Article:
For the bulk of the clothes, since small kids generally outgrow things before they’re messed up, hand them down to friends and relatives kids, or donate them to thrift stores (assuming you aren’t saving them for your next kiddo).
Back when I was still pregnant, I wanted some really fresh, flavorful veggies. Well I certainly wasn’t going to deny that craving, so here’s what I made:
I used the mandolin slicer attachment for my cheese grater, and damned if it didn’t slice up that zucchini real nice. I also cut up (the boring, old-fashioned way) about 1/2 a cauliflower and one broccoli crown. I sauteed all of this in olive oil, and used a ton of dried basil and a little garlic salt to flavor it. I cooked everything very lightly so that the veggies were still crisp.
I put this over some quinoa, but you could also use any kind of rice or pasta. You could also add some Parmesan or feta cheese if you like.
Sometimes a well-meaning friend or family member will get you a gift of some kind that really doesn’t reflect your aesthetic ideals. But maybe you still want to keep said item around for when this person stops by. There are ways to alter the item in question so that it fits into your decor, but it still recognizable by the Gifter. For example, if someone gives you a hideous throw pillow, you can simply recover it, and remove the cover when the Gifter comes to visit.
It obviously took a lot of skill to create this, but since I’m going for more of a pirate/pin up/Bohemian look in my house, it really doesn’t match. This particular piece was not a gift, it was thrifted, but I’m just using it as an example.
Step 1: Turn it over and screw in picture hooks:
I have no idea what these are called. They came in a “picture hanging kit” I have. They’re little squares with a short screw shaft. I just screwed them in by hand, no drilling or anything.
Step 2: I then painted the whole thing black. It’s best to do a uniform color as the background so that you don’t have any weird shapes or colors showing through the front painting. If you’re worried about the colors showing through, coat it with white first and let that dry.
Step 3: While that was drying, I sketched out what I wanted to paint (and took a blurry photo of it). If you’re a great artist you can probably skip this step, but there’s a reason I didn’t complete a degree in art.
Step 4: Cut out the main shape and use it as a stencil. Mine was very simple, but you can see a more complex stencil here. Trace it in pencil.
Step 5: I filled in the whole thing with white. I’ll be painting the other colors on top of this, so the white underneath them will really make them pop, as opposed to painting directly on the black. I tried to free-hand my little scroll at the bottom, and you can see that didn’t work out great. I was able to fix it, however.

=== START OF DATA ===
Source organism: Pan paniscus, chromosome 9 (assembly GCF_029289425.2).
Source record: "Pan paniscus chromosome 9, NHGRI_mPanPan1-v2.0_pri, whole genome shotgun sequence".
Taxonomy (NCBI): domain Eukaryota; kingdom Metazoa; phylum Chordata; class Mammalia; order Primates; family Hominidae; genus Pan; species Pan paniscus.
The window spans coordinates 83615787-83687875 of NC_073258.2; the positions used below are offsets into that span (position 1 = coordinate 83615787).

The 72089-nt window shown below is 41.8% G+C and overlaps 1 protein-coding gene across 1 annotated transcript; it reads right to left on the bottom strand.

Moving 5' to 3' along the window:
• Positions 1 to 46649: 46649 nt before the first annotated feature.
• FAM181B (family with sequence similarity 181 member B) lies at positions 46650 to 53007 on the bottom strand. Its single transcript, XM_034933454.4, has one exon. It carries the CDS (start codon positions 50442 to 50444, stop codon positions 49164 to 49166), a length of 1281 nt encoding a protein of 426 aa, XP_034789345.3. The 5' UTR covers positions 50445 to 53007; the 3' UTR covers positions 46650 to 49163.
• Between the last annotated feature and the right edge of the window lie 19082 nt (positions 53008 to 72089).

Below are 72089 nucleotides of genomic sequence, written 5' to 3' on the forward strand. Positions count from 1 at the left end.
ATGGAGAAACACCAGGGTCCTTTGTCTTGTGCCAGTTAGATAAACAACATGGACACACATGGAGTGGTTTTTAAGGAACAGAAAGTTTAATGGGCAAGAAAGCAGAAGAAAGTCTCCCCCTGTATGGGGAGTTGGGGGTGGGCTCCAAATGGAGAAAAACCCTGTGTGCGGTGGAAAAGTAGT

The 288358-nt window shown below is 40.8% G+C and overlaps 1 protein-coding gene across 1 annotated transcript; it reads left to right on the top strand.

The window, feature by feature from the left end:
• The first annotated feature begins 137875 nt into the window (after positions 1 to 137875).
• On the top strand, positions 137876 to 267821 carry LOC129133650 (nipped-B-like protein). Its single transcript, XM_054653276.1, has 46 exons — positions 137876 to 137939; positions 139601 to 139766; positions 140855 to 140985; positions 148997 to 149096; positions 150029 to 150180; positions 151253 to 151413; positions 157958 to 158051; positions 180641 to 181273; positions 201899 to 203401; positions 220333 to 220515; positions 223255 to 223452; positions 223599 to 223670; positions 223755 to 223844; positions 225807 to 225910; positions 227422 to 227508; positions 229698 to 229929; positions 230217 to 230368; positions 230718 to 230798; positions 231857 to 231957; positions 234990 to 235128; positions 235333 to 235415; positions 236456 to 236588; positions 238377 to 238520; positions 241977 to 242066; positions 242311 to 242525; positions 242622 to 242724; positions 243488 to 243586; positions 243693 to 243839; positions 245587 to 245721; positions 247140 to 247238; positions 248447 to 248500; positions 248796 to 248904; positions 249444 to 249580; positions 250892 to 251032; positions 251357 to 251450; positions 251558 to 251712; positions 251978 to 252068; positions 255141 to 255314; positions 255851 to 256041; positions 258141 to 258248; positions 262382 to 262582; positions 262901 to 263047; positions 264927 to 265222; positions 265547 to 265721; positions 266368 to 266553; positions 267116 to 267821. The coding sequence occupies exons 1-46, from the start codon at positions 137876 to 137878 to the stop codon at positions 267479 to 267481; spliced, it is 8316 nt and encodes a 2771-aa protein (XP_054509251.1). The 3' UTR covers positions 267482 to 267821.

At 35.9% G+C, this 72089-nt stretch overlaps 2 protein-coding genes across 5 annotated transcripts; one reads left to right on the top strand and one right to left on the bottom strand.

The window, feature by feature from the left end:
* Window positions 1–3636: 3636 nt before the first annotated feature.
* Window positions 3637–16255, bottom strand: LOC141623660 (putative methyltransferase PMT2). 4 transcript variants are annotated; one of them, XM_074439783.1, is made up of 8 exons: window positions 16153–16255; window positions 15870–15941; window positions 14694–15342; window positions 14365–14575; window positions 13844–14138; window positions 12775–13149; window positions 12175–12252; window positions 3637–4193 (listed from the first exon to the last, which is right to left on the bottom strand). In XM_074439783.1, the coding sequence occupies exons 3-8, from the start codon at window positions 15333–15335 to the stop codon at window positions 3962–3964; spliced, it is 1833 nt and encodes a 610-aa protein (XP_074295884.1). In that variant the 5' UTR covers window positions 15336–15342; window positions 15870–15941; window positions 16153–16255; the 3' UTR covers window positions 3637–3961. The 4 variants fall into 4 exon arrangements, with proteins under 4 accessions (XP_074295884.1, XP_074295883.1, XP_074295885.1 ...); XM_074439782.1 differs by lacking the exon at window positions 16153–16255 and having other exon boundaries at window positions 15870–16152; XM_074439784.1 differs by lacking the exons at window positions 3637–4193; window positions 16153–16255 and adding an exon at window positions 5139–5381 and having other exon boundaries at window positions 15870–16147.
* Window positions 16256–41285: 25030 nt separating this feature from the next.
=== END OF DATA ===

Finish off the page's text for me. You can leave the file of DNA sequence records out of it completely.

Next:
Step 6: And you’re done! Just kidding, I hate it when “how to” shows do that. They show the first, easy steps in minute detail, then the host says “next you simple recreate the Sistine Chapel ceiling in 1/8 size on the wall, and you’re done!” And you think “I hate that lady, but now I’m compelled to do this!”
I used my original drawing to sketch pencil guides onto my big white blob, then painted that. I used shirt paint for the eye lashes and script, because I find it much easier to use for fine lines than paint brushes. It’s just my personal preference. I use Liquitex paints, but again, that’s just a personal preference. They come in all kinds of colors, or you can get the basics and mix your own. They aren’t paying me or anything, but I would TOTALLY take it if they would.
A couple things to remember about painting: acrylic paint dries slightly darker than when you mix it, so if the shade is really important, mix some, let it dry, then see if it’s what you want before you use it on the final product. Also, I used glitter nail polish on the lips, but nail polish WILL melt acrylic paint if you aren’t careful. Dab it on, don’t run it around, and DON’T touch it once it’s in place. Let it dry for a disgusting amount of time.
I added some fake flowers I had laying around, and then added this to our wall of artwork. If this were an actual gift, I could just flip it over on the hook when the Gifter stopped by. This was a fun project that only took a few hours (with drying time) to complete.